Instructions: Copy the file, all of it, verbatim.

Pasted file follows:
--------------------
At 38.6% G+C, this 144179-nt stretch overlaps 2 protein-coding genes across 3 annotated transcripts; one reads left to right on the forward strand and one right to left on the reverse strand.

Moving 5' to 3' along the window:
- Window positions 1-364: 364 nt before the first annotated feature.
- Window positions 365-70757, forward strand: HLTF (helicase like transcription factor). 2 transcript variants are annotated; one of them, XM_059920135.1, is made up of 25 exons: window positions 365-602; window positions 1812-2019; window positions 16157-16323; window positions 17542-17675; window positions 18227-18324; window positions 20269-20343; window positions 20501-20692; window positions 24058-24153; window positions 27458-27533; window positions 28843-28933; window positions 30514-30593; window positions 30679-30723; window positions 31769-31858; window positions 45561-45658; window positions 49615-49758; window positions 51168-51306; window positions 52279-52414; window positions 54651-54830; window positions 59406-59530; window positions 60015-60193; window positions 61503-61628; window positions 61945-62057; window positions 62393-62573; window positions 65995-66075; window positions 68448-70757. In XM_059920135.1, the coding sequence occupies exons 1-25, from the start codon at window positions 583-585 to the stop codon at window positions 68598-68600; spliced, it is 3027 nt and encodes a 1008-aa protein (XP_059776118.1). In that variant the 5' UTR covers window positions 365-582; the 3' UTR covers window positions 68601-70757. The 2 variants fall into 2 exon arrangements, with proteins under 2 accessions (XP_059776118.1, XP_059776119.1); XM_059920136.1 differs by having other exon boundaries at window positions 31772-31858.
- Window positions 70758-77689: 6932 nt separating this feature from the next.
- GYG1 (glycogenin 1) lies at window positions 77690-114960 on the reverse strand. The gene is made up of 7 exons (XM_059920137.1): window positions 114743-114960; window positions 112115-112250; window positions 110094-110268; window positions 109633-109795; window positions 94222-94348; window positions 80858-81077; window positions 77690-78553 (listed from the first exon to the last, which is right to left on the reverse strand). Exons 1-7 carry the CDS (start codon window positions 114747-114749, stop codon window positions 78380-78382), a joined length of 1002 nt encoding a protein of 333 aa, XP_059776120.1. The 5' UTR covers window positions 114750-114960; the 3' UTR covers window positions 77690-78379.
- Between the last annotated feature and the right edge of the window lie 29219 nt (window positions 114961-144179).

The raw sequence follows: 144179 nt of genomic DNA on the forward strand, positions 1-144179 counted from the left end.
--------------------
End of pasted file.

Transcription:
At 38.6% G+C, this 144179-nt stretch overlaps 2 protein-coding genes across 3 annotated transcripts; one reads left to right on the forward strand and one right to left on the reverse strand.

Moving 5' to 3' along the window:
- Window positions 1-364: 364 nt before the first annotated feature.
- Window positions 365-70757, forward strand: HLTF (helicase like transcription factor). 2 transcript variants are annotated; one of them, XM_059920135.1, is made up of 25 exons: window positions 365-602; window positions 1812-2019; window positions 16157-16323; window positions 17542-17675; window positions 18227-18324; window positions 20269-20343; window positions 20501-20692; window positions 24058-24153; window positions 27458-27533; window positions 28843-28933; window positions 30514-30593; window positions 30679-30723; window positions 31769-31858; window positions 45561-45658; window positions 49615-49758; window positions 51168-51306; window positions 52279-52414; window positions 54651-54830; window positions 59406-59530; window positions 60015-60193; window positions 61503-61628; window positions 61945-62057; window positions 62393-62573; window positions 65995-66075; window positions 68448-70757. In XM_059920135.1, the coding sequence occupies exons 1-25, from the start codon at window positions 583-585 to the stop codon at window positions 68598-68600; spliced, it is 3027 nt and encodes a 1008-aa protein (XP_059776118.1). In that variant the 5' UTR covers window positions 365-582; the 3' UTR covers window positions 68601-70757. The 2 variants fall into 2 exon arrangements, with proteins under 2 accessions (XP_059776118.1, XP_059776119.1); XM_059920136.1 differs by having other exon boundaries at window positions 31772-31858.
- Window positions 70758-77689: 6932 nt separating this feature from the next.
- GYG1 (glycogenin 1) lies at window positions 77690-114960 on the reverse strand. The gene is made up of 7 exons (XM_059920137.1): window positions 114743-114960; window positions 112115-112250; window positions 110094-110268; window positions 109633-109795; window positions 94222-94348; window positions 80858-81077; window positions 77690-78553 (listed from the first exon to the last, which is right to left on the reverse strand). Exons 1-7 carry the CDS (start codon window positions 114747-114749, stop codon window positions 78380-78382), a joined length of 1002 nt encoding a protein of 333 aa, XP_059776120.1. The 5' UTR covers window positions 114750-114960; the 3' UTR covers window positions 77690-78379.
- Between the last annotated feature and the right edge of the window lie 29219 nt (window positions 114961-144179).

The raw sequence follows: 144179 nt of genomic DNA on the forward strand, positions 1-144179 counted from the left end.